Float pans are large metal discs (pans) that attach to the bottom of the unit by clipping onto the trowel blades. Float pans are used in the early stages of troweling and are often used when the contractor wants to get on the slab as early as possible to start the process of troweling. Because float pans are essentially large discs that fasten to the bottom of the trowel, the large flat surface helps to distribute the weight of the machine evenly over a larger area allowing it to ‘float’ on top of the concrete instead sinking or digging in which could happen if you use typical trowel blades too early in the process.
Float blades are wide flexible blades that typically clip onto your finishing blades and provide a similar results to a float pans. The float blades also aid in distributing the weight of the machine over a larger surface area allowing the operator to start early with the troweling process. These blades provide flex when pitched and minimize mud-slinging and gouging of the concrete in the early stages.
Combo Blades are a hybrid type blade – they are wider and more flexible blades than finishing blades and are also used so that the contractor can get on the concrete faster and start the troweling process sooner. The blades are made of a wider flexible metal that distributes the weight of the machine and allows the machine to distribute its weight evenly over the concrete surface as the operator trowels. There is a little more ‘flex’ in the blade which allows for a more gradual contact between blade surface and concrete when pitched. Again – similar to float blades this avoids the aggressive edging that you would typically get from a finishing blade when it is pitched at a higher degree.
Finishing Blades are more narrow than combo blades and are typically more ridged. The stiffer more ridged blade allows the operator to put a more aggressive edge on the blades when it is pitched.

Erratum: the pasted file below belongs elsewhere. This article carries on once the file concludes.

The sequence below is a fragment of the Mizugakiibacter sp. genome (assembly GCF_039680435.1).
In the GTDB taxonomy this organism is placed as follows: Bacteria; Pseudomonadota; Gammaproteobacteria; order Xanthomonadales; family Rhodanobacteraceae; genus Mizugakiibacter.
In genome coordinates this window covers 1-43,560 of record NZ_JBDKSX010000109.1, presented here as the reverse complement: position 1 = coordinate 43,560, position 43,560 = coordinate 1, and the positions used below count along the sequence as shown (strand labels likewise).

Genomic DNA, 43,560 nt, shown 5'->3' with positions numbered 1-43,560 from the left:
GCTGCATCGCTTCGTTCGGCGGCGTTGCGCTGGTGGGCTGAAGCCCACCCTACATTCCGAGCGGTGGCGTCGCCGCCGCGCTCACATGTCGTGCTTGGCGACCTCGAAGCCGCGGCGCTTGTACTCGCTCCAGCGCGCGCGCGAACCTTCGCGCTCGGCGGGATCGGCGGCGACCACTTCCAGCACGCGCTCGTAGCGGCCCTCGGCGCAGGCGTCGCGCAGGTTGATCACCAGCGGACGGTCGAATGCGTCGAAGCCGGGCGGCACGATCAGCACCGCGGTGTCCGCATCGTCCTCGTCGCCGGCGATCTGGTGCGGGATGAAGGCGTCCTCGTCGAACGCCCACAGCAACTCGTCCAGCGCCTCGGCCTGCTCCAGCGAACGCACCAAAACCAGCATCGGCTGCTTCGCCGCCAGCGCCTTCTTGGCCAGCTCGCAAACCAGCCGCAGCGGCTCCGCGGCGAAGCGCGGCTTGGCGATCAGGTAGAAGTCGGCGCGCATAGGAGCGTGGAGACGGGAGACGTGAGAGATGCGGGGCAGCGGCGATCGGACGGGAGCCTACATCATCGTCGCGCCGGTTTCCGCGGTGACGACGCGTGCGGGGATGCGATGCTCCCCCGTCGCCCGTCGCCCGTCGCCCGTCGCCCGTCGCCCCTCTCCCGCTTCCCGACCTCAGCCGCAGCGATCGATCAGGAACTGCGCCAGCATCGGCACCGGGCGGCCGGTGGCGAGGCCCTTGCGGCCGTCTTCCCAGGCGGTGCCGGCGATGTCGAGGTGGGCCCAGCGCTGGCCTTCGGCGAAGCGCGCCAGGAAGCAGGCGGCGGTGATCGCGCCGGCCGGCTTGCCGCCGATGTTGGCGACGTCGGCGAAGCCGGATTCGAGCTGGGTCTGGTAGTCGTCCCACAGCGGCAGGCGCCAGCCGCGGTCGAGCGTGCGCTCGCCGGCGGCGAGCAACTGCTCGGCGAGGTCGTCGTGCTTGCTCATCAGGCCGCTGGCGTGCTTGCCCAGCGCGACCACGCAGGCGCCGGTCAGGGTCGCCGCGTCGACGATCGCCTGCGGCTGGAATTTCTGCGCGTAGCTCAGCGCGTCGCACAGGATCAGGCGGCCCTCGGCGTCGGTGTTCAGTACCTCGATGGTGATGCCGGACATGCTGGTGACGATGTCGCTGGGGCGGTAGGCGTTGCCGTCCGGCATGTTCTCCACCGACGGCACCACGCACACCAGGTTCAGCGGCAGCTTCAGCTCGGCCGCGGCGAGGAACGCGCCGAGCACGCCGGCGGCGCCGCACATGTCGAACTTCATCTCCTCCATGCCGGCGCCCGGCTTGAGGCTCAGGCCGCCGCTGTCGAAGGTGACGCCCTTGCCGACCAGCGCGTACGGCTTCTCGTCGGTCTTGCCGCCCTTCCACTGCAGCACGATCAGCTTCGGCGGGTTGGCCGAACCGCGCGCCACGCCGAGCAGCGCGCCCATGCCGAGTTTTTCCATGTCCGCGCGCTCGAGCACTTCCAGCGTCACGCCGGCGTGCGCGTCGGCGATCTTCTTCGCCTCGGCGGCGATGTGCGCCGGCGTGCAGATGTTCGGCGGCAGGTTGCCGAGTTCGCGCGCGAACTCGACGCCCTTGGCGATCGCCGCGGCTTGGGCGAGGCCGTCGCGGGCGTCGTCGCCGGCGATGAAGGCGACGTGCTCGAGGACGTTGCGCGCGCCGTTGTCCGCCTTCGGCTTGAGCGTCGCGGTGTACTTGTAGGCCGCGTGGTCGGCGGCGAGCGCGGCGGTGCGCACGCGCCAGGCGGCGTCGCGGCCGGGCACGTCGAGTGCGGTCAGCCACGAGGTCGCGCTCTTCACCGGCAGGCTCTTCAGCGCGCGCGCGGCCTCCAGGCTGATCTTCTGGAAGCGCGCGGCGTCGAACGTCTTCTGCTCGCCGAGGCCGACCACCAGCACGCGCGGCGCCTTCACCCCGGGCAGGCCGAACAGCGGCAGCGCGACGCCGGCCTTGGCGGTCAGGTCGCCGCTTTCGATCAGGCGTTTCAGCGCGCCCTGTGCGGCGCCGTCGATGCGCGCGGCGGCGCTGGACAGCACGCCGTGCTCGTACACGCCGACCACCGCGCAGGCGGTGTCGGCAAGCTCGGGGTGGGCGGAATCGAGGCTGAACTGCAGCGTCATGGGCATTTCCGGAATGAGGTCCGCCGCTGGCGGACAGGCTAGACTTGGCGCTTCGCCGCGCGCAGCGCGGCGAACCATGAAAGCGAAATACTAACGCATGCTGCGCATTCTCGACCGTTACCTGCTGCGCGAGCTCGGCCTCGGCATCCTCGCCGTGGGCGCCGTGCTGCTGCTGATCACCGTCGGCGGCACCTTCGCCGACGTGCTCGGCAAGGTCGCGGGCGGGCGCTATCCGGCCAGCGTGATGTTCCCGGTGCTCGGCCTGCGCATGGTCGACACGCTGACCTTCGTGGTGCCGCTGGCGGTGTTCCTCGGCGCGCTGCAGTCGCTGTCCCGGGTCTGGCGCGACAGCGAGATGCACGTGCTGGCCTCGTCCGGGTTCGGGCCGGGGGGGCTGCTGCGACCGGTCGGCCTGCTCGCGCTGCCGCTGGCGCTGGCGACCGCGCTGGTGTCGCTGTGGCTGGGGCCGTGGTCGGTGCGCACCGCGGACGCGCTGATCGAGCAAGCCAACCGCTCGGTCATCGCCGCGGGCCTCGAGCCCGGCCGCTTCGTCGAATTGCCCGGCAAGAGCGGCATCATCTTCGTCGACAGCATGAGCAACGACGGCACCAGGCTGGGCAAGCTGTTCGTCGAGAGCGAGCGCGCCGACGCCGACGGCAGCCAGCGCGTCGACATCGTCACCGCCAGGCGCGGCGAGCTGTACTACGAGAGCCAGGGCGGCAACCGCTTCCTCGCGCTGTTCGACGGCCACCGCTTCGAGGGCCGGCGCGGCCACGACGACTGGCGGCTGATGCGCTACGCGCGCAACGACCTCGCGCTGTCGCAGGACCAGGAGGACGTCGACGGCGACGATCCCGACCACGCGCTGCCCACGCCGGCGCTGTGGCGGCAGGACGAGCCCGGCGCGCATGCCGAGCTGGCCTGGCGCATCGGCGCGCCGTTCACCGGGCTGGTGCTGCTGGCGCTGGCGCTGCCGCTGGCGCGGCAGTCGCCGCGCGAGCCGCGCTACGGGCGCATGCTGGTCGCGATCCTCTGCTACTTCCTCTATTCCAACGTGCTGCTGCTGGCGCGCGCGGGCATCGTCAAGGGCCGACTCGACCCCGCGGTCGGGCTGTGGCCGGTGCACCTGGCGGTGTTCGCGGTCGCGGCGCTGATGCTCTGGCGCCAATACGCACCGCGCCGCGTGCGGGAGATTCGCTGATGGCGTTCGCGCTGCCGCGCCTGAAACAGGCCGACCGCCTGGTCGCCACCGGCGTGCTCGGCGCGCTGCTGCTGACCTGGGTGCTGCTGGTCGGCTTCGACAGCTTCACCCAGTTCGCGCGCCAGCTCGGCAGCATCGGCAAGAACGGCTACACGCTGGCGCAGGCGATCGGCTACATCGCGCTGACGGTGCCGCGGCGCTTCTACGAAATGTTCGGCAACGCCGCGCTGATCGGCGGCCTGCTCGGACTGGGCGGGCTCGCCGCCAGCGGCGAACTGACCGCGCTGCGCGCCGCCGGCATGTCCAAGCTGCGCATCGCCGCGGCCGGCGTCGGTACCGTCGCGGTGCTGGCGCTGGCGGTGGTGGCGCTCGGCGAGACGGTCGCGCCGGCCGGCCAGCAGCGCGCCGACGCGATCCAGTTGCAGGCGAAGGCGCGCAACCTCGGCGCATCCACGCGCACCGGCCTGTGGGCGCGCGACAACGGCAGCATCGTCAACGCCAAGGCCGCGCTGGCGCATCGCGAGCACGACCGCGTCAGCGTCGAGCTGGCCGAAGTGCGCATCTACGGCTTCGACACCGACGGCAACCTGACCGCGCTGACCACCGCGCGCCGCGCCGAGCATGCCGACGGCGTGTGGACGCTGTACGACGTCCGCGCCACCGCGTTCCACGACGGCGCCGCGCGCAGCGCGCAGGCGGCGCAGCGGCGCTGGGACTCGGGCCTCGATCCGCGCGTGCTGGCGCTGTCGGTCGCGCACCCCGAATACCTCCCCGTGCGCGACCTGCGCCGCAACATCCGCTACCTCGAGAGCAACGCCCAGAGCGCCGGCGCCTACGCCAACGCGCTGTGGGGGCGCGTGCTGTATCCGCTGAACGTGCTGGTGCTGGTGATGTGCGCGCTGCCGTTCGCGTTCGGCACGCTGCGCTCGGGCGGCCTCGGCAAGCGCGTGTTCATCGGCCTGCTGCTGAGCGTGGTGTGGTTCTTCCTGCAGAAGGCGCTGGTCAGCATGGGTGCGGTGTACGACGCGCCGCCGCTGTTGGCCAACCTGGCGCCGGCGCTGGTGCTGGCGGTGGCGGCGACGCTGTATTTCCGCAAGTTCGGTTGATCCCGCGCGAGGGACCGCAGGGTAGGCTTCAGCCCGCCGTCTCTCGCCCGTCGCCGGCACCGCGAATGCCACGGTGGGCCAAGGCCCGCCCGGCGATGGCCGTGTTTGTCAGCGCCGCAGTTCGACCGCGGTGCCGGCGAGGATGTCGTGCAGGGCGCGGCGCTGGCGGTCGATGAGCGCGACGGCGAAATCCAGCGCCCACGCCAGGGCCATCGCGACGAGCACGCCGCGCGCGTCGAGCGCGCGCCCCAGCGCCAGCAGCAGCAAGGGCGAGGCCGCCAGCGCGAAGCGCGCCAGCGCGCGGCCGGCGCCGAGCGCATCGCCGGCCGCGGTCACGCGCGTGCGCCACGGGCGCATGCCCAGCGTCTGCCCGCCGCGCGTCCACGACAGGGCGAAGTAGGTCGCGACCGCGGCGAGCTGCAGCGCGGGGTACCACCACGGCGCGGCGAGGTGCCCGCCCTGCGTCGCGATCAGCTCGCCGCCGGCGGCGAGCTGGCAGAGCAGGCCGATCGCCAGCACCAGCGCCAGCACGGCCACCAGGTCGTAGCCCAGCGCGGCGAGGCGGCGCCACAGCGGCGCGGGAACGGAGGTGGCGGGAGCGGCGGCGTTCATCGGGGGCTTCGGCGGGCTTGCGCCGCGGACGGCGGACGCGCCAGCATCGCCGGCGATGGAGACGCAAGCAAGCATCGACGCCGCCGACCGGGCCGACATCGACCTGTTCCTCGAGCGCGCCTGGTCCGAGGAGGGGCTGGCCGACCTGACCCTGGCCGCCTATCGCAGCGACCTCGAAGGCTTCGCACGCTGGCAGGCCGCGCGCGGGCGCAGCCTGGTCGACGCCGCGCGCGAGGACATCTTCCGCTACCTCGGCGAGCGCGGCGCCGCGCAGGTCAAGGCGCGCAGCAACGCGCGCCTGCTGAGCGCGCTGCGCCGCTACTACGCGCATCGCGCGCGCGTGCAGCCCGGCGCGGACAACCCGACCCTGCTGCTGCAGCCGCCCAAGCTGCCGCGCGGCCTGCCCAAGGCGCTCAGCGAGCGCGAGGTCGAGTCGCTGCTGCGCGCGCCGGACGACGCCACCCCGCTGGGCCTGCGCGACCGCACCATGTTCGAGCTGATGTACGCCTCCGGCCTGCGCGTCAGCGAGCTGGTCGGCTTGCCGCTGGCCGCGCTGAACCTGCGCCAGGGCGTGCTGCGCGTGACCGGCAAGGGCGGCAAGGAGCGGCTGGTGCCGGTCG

Pitching the blades of a power trowel
The operator of a power trowel uses pitch to control how much edge of the blade he wants to put into contact with the concrete in order to accomplish three things:
- continue the process of burning out the water from the slab (removing excess or trapped water)
- bring the cream of the cement to the surface
- finishing to the smoothness and hardness to the degree desired
Pans are usually attached to the bottom of the blades with the blades set at zero pitch. Float blades are attached to finishing blades and are started with a zero to slight pitch. Combo blades are usually started with zero or a very slight pitch and then the blade pitch is gradually increased as the slab hardens and sets. Finishing blades are usually used once the concrete has hardened a little more and the pitch can be set higher to a more acute angle so that the blades ‘burn’ and squeeze the excess water out of the pour.
When pitching you want to avoid pitching the angle too fast to avoid ‘cutting’ into the concrete or slinging mud from the top surface. As a rule of thumb, always start off with a slight angle and increase slowly as required.
Steering the Walk-behind Power Trowel